Baxter's New Look
Following its 1985 acquisition of American Hospital Supply, Baxter International reigned as one of the leading hospital suppliers, with a strong distribution component and an extremely broad product line. But though the strategy seemed right to appeal to a new kind of hospital customer, it did little to help Baxter grow as a corporation, and the company's stock hit a fallow period in the late 1980s and early 1990s. Beginning in the mid 1990s, Baxter embarked on a program to bring focus and discipline, in the process turning itself into a very different kind of business. By the end of the decade, it had shed virtually all of the businesses it acquired in the AHSC deal, re-focused on long-time efforts in dialysis and IV/medication delivery, and quietly built a huge biopharmaceutical business. Some questions linger for Baxter as it pursues a strategy with one foot in the medical device industry and one in biotech, most notably whether Baxter's R&D team can expertly maneuver in biopharmaceuticals. Still, the strategy seems to be working: Baxter is a leader in dialysis and IV solutions, has built a $2.5 billion biotech business, and has seen its market cap soar.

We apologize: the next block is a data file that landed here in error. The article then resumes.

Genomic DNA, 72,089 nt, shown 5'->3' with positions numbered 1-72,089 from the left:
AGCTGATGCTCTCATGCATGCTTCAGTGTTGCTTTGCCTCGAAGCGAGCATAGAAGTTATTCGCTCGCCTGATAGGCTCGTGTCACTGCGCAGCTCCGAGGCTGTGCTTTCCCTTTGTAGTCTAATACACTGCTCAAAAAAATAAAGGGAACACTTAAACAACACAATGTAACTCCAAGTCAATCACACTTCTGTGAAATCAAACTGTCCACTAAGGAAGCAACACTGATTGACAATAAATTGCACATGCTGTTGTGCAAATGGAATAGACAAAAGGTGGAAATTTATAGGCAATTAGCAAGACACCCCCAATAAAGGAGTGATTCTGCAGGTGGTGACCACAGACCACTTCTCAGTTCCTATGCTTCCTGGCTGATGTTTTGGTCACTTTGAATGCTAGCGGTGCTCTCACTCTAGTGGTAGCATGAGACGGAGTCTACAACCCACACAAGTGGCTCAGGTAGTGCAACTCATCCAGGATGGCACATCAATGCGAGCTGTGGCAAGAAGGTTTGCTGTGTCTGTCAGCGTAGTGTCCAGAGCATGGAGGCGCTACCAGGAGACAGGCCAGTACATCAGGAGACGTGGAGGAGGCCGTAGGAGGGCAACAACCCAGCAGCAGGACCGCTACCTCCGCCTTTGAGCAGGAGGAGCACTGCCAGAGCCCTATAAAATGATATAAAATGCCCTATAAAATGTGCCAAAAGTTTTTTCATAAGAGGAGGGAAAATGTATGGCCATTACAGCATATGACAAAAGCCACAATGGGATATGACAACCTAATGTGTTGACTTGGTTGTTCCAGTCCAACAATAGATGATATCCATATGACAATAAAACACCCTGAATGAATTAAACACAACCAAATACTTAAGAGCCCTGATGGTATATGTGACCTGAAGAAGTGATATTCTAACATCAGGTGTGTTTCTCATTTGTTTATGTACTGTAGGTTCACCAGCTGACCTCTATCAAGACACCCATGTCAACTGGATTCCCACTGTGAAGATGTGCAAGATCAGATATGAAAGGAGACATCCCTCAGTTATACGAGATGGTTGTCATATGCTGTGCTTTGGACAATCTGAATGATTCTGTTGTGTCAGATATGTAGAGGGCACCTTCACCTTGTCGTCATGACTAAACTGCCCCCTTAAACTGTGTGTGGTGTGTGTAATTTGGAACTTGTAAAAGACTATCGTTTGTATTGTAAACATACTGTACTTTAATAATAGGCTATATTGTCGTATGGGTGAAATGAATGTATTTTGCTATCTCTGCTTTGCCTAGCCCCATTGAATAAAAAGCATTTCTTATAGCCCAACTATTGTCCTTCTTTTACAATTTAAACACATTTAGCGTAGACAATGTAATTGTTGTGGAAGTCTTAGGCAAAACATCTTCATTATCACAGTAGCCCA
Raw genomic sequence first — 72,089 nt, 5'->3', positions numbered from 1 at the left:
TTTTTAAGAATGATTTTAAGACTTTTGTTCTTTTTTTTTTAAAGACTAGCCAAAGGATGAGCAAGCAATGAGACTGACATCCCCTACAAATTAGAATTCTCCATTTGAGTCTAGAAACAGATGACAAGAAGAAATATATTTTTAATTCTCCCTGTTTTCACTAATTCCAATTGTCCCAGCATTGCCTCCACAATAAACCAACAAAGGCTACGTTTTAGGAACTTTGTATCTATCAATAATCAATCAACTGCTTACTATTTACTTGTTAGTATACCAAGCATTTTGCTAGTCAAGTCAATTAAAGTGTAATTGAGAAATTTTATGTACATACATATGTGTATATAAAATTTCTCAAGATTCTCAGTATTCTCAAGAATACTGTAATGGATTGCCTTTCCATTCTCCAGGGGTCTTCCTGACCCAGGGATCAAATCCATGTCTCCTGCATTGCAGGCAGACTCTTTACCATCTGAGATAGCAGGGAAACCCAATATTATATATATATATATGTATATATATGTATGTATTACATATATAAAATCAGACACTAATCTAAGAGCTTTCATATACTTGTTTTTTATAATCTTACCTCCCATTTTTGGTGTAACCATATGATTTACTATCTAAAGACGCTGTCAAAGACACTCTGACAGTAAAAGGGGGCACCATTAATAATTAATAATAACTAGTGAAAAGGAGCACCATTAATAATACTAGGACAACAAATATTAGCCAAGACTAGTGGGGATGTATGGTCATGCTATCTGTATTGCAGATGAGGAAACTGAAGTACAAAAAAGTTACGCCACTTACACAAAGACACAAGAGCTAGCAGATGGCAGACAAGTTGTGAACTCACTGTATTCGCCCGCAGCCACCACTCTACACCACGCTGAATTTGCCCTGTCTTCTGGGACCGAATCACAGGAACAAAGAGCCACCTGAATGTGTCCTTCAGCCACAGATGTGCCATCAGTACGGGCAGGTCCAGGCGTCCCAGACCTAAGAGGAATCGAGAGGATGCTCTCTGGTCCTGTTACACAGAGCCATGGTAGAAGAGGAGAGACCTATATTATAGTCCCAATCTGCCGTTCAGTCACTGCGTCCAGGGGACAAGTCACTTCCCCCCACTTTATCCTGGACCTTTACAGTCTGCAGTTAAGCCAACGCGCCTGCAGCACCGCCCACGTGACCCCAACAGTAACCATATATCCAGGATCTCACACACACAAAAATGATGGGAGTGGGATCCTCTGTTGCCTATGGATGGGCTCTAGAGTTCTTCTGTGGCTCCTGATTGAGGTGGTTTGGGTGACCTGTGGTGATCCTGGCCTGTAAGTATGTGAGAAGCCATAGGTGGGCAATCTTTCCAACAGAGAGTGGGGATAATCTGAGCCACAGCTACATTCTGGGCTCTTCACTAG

You may also be interested in...
New data seems to indicate an uptick in the percentage of premarket applications that receive a major deficiency letter. See what US FDA spokesperson Alison Hunt said about strategies to avoid them.
Japanese firm says it will end SHP647 development after trying unsuccessfully to find takers for GI drug similar to its blockbuster Entyvio, first flagged by European authorities over competition worries.
The Environmental Working Group and US PIRG suggest that beauty and personal-care firms should avoid using talc in loose powders, if not all cosmetic products, and that the US FDA should consider banning the ingredient due to the potential for asbestos contamination, among other concerns.